In a short and much-neglected passage in the second Critique, Kant discusses the threat posed to human freedom by theological determinism. In this paper we present an interpretation of Kant’s conception of and response to this threat. Regarding his conception, we argue that he addresses two versions of the threat: either God causes appearances (and hence our spatio-temporal actions) directly or he does so indirectly by causing things in themselves which in turn cause appearances. Kant’s response to the first version (...) is that God cannot cause appearances directly because they depend essentially on the passive sensibility of finite beings. Kant’s response to the second version is that human beings are endowed with transcendental freedom, which blocks the causal transitivity that is presupposed by this version. We also contrast his position on this topic with Leibniz’s and Spinoza’s. (shrink)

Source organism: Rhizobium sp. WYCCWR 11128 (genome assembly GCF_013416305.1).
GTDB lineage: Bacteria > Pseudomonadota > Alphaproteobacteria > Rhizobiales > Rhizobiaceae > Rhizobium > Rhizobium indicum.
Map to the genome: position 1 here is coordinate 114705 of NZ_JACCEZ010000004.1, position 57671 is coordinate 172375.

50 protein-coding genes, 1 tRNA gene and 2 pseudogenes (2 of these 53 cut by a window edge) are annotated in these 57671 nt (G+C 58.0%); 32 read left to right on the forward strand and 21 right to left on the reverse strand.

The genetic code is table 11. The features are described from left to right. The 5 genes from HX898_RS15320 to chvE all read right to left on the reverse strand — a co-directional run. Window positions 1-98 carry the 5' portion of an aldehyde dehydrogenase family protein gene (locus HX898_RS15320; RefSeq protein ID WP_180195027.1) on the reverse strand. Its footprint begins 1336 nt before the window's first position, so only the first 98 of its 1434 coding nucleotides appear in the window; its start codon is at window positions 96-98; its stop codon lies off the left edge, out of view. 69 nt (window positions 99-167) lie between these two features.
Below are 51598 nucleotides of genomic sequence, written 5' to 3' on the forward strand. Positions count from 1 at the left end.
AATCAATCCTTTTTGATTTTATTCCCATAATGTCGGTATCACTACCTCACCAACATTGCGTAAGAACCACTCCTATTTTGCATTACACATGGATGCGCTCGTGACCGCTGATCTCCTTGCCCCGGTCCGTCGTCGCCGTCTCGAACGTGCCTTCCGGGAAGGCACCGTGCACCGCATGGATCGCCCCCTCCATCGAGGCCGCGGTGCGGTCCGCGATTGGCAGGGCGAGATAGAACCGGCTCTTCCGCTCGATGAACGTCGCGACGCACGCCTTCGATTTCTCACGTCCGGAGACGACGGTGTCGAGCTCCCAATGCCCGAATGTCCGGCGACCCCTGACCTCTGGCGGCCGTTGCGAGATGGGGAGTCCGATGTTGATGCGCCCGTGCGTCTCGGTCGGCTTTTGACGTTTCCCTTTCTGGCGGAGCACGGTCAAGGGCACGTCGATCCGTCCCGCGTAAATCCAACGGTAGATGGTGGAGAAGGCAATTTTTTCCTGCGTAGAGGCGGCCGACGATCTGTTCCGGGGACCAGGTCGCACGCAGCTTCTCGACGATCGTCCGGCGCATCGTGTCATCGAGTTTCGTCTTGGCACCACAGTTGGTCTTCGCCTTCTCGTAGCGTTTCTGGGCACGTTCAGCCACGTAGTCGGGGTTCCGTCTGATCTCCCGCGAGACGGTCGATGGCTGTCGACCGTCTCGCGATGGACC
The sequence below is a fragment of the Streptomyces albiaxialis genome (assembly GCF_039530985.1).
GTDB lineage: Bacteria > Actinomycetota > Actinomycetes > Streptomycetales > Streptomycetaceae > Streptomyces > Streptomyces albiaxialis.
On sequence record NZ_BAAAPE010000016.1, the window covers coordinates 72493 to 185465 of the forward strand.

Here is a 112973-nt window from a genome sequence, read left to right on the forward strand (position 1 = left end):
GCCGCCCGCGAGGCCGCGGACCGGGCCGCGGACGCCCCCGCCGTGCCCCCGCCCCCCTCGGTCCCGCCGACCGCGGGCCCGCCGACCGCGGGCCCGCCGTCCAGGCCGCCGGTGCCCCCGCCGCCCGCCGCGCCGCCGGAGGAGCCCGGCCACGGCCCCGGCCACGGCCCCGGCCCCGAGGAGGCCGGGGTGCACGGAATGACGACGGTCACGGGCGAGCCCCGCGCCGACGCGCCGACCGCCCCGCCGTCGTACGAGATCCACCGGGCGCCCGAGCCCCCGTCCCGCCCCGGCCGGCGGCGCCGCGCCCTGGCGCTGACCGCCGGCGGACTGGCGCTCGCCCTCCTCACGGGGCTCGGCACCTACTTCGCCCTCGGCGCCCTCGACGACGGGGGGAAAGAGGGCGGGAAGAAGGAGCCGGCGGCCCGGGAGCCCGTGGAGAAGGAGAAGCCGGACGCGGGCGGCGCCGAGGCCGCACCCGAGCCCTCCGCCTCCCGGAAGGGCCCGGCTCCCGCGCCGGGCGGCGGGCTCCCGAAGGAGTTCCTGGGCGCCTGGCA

This article compares the political philosophies of Michael Oakeshott and Isaiah Berlin, probably the two most important political philosophers in postwar Britain, who, strangely, had very little to do with one another during their illustrious careers. The article focuses on their respective critiques of rationalism and theories of liberal pluralism, arguing that Oakeshott provides the more consistent and philosophically satisfying account in both instances.